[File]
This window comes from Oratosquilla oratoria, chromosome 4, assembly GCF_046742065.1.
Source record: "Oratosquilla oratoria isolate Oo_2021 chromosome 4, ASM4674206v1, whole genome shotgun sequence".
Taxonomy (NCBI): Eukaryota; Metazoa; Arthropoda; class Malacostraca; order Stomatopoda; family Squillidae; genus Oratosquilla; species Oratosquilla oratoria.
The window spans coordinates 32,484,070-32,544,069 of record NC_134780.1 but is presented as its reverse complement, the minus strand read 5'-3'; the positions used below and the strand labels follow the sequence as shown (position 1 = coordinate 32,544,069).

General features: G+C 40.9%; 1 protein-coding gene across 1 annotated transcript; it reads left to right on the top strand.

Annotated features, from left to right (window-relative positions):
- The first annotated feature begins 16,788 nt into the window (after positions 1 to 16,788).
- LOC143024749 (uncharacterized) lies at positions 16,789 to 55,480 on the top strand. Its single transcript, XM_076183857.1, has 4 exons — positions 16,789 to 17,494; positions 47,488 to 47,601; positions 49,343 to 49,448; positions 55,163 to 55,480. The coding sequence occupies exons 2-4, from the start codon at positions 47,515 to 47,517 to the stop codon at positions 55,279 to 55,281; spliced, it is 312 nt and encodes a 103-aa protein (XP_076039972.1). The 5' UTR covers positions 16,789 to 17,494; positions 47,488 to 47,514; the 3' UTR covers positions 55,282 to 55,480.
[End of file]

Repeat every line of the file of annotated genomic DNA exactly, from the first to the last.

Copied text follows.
This window comes from Oratosquilla oratoria, chromosome 4, assembly GCF_046742065.1.
Source record: "Oratosquilla oratoria isolate Oo_2021 chromosome 4, ASM4674206v1, whole genome shotgun sequence".
Taxonomy (NCBI): Eukaryota; Metazoa; Arthropoda; class Malacostraca; order Stomatopoda; family Squillidae; genus Oratosquilla; species Oratosquilla oratoria.
The window spans coordinates 32,484,070-32,544,069 of record NC_134780.1 but is presented as its reverse complement, the minus strand read 5'-3'; the positions used below and the strand labels follow the sequence as shown (position 1 = coordinate 32,544,069).

General features: G+C 40.9%; 1 protein-coding gene across 1 annotated transcript; it reads left to right on the top strand.

Annotated features, from left to right (window-relative positions):
- The first annotated feature begins 16,788 nt into the window (after positions 1 to 16,788).
- LOC143024749 (uncharacterized) lies at positions 16,789 to 55,480 on the top strand. Its single transcript, XM_076183857.1, has 4 exons — positions 16,789 to 17,494; positions 47,488 to 47,601; positions 49,343 to 49,448; positions 55,163 to 55,480. The coding sequence occupies exons 2-4, from the start codon at positions 47,515 to 47,517 to the stop codon at positions 55,279 to 55,281; spliced, it is 312 nt and encodes a 103-aa protein (XP_076039972.1). The 5' UTR covers positions 16,789 to 17,494; positions 47,488 to 47,514; the 3' UTR covers positions 55,282 to 55,480.